I plan on putting a sticker on the PLX to say not to turn that up to max. 
And you're gonna trust people not to turn it up? You know you can't do that.  All amp gain controls must remain at max, clip limiters engaged and your adjustable limiter must be set right at or just below the onset of amp clipping, this will produce maximum output as safely as possible. If that doesn't produce enough output then this venue doesn't have enough rig for the gig.
« Last Edit: March 13, 2019, 03:24:18 pm by Paul G. OBrien »
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Steve Litscher

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Re: QSC PLX amp's limiting for subwoofers
« Reply #7 on: March 13, 2019, 04:52:47 pm »

If my math is correct... the difference in output between an amplifier making 550-watts and one that makes 800-watts is about 1.5dB.

If it were me, I'd do as Chris suggested - bridge the amp and run the subs in parallel and then hope that other DJs don't push things into the red, otherwise you'll have some clicking drivers (or worse).

Real life story... we had some EAW SB180R subs (1000-watts AES rating) and several QSC PLX3602 amps when we first started the sound company. Originally ran the PLX3602s in stereo (725-watts per sub), and would just touch the clip lights. Sounded great, but we wanted more output... so, we ran two subs per amplifier with the amp in bridged mode (3600-watts). This provided the often touted "1.5x amplifier output" rating.

Didn't take long for the subs to start having issues when we pushed them too hard. Eventually had to replace all of the drivers with 18Sound drivers. Not fun, not cheap. Expensive lesson learned.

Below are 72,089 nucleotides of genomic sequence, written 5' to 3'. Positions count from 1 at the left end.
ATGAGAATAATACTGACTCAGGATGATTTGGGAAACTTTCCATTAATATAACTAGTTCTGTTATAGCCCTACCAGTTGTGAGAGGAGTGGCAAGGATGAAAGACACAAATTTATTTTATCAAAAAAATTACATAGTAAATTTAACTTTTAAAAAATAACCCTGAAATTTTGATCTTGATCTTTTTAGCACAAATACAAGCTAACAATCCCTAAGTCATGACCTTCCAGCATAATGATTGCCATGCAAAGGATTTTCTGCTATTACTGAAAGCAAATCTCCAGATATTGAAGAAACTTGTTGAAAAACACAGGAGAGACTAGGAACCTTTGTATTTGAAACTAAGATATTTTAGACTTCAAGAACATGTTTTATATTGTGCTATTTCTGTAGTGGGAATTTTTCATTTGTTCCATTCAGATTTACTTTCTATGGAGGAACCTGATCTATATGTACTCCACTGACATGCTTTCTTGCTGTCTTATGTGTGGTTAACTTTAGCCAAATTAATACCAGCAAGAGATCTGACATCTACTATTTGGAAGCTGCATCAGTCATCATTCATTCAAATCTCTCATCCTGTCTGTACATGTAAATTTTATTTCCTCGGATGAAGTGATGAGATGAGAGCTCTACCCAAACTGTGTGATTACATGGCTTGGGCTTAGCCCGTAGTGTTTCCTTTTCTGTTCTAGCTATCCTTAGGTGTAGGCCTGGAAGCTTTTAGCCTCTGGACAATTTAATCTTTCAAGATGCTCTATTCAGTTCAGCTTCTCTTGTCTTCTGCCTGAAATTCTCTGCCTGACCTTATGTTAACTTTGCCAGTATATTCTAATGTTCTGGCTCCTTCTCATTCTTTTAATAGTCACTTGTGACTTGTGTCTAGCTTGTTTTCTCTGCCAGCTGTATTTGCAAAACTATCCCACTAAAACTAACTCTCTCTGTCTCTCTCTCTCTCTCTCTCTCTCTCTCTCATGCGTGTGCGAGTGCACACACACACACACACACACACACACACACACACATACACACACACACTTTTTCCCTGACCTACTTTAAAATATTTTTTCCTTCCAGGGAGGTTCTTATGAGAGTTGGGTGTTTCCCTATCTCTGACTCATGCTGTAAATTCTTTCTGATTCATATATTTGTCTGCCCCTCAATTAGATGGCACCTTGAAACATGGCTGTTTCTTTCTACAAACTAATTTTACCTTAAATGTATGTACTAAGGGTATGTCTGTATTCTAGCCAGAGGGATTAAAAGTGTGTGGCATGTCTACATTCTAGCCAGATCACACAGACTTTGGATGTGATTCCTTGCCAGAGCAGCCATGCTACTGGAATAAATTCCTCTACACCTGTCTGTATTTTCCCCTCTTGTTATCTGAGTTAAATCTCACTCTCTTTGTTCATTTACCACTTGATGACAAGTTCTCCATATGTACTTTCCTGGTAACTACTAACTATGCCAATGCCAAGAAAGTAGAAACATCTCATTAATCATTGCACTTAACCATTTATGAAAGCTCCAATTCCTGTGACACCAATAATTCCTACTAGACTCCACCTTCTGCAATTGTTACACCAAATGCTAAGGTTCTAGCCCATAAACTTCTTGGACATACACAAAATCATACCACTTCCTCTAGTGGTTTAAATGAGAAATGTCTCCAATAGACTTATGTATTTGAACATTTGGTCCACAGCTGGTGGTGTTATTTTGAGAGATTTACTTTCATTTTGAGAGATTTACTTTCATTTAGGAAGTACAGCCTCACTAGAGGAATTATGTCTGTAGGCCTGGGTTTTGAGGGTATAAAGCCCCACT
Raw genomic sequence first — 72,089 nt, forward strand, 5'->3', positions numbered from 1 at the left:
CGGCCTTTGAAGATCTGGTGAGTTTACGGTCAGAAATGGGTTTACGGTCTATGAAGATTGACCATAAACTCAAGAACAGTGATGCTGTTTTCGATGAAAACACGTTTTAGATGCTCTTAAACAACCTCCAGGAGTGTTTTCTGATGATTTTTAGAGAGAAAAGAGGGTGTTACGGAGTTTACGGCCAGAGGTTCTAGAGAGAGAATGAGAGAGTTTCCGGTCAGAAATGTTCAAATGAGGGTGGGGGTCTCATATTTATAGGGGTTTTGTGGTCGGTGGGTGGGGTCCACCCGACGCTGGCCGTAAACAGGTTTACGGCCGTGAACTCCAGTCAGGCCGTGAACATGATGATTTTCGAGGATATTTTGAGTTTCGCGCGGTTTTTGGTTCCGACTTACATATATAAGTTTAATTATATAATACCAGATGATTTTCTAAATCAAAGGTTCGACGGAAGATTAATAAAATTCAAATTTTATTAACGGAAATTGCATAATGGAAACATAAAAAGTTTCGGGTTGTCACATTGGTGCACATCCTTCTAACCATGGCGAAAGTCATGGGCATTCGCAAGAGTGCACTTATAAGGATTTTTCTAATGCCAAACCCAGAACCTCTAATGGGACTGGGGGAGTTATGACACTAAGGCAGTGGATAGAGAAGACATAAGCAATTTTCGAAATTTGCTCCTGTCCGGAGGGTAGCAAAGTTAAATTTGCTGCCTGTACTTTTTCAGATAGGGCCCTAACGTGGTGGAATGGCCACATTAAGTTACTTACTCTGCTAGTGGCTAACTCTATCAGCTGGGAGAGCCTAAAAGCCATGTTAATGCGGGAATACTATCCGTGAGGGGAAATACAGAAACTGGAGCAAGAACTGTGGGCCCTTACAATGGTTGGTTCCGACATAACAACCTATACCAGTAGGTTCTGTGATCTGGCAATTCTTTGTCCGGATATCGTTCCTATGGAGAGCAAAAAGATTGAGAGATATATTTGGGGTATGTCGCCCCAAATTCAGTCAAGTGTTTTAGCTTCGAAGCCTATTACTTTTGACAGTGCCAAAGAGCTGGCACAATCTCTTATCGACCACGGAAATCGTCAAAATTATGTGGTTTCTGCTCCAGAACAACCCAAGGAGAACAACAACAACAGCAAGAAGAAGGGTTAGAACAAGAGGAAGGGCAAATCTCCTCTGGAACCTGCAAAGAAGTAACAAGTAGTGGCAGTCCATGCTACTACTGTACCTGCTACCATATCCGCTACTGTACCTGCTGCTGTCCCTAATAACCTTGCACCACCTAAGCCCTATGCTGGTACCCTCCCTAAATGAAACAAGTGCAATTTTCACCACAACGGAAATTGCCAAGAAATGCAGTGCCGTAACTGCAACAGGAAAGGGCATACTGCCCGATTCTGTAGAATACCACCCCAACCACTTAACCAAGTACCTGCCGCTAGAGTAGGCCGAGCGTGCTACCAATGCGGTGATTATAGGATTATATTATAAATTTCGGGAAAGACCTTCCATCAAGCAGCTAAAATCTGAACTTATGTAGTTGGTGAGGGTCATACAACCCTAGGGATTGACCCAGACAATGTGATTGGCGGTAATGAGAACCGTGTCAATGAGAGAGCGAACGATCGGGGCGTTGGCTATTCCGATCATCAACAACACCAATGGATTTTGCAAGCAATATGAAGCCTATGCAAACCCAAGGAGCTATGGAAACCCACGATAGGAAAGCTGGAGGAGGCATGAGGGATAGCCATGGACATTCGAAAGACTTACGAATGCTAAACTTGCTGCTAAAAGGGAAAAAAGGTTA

I'd argue if you need more output, cranking the amp isn't the way to go. I'd add more subs, or swap them out for something with more oomph. I don't think anyone is going to notice a 1.5dB increase in output, especially at the risk of frying drivers.

Benjamin Goulart

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Re: QSC PLX amp's limiting for subwoofers
« Reply #8 on: March 14, 2019, 05:41:21 pm »

https://qscprod.force.com/selfhelpportal/s/question/0D50y00005r2S5G/does-having-the-clip-limiter-activated-on-the-qsc-plx-line-reduce-the-likelihood-of-the-clip-light-coming-on-at-the-same-given-input-gain?s1oid=00DE0000000ZwhP&s1nid=0DB0L000000Kysr&emkind=chatterCommentNotification&s1uid=0050y00000ES1lL&emtm=1552498956903&fromEmail=1&s1ext=0

Bob answered the clip limiter thing pretty clearly.  Sounds like you guys are all of like minds on this subject.  I will leave the clip limiter on.

Last night I noticed the subs only sound slightly louder past 3 o'clock on the amp's volume controls with the digital DJ mixer just peaking into the first red and not actually clipping yet.  Those last two volume notches on the QSC amp caused the subs to mostly just sound worse even when the amp isn't yet in the red yet.  It's hard to push the QSC to clip with one notch remaining on its volumes and quite easy at max on those pots.  I can't entirely tell if it's the room (especially the ceiling) doing most of the additional rattling or the subs.  Running it the whole night at or just below that room-rattling point gave me a headache by the end of the night.  Since the subs and room are producing far more distortion than the amp does prior to the clip light coming on at those last two volume notches on the amp, I'm thinking there's not a whole lot of point trying to get more power.

I was thinking about bridging, but after last night I'm feeling less enthusiastic about that.  In fact, those last two notches past 3 o'clock on the amp's volume controls have me slightly worried.  I'm wondering if maybe that's about the same additional 6dB on the digital mixer's rear pad I've changed and perhaps I should go back to the -12dB setting.  Everything's currently going through a Yamaha sound board, so if they really want to mess stuff up, they can always start moving sliders and dials up on the board.  The -6dB pad setting on the DJ mixer seems a really nice fit for the Yamaha, though.  Even with the DJ mixer double redlined, the Yamaha isn't clipping inputs at unity on its gain/trims.  I might tell the other DJ and put a note not to touch certain things on the board and not to go past 3 o'clock on the QSC amp at the bottom of the rack and just leave everything where it's at on the DJ mixer pad, etc.